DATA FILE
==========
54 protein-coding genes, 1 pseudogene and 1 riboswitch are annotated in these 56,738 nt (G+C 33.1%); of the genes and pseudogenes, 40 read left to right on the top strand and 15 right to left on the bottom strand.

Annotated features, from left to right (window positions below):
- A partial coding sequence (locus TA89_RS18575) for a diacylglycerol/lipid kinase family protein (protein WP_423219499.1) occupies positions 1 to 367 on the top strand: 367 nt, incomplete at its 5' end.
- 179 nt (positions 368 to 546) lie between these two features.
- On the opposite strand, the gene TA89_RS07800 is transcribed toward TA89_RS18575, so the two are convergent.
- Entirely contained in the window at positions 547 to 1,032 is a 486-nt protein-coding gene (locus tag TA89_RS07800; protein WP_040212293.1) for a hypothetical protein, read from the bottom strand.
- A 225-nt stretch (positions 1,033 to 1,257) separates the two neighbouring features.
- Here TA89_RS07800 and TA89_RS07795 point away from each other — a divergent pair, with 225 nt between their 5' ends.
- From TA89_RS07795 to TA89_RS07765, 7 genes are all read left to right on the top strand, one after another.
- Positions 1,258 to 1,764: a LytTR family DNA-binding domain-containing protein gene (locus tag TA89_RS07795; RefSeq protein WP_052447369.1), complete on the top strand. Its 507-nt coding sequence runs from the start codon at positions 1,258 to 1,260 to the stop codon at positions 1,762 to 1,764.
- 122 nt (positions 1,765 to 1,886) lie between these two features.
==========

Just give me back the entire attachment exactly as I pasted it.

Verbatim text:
54 protein-coding genes, 1 pseudogene and 1 riboswitch are annotated in these 56,738 nt (G+C 33.1%); of the genes and pseudogenes, 40 read left to right on the top strand and 15 right to left on the bottom strand.

Annotated features, from left to right (window positions below):
- A partial coding sequence (locus TA89_RS18575) for a diacylglycerol/lipid kinase family protein (protein WP_423219499.1) occupies positions 1 to 367 on the top strand: 367 nt, incomplete at its 5' end.
- 179 nt (positions 368 to 546) lie between these two features.
- On the opposite strand, the gene TA89_RS07800 is transcribed toward TA89_RS18575, so the two are convergent.
- Entirely contained in the window at positions 547 to 1,032 is a 486-nt protein-coding gene (locus tag TA89_RS07800; protein WP_040212293.1) for a hypothetical protein, read from the bottom strand.
- A 225-nt stretch (positions 1,033 to 1,257) separates the two neighbouring features.
- Here TA89_RS07800 and TA89_RS07795 point away from each other — a divergent pair, with 225 nt between their 5' ends.
- From TA89_RS07795 to TA89_RS07765, 7 genes are all read left to right on the top strand, one after another.
- Positions 1,258 to 1,764: a LytTR family DNA-binding domain-containing protein gene (locus tag TA89_RS07795; RefSeq protein WP_052447369.1), complete on the top strand. Its 507-nt coding sequence runs from the start codon at positions 1,258 to 1,260 to the stop codon at positions 1,762 to 1,764.
- 122 nt (positions 1,765 to 1,886) lie between these two features.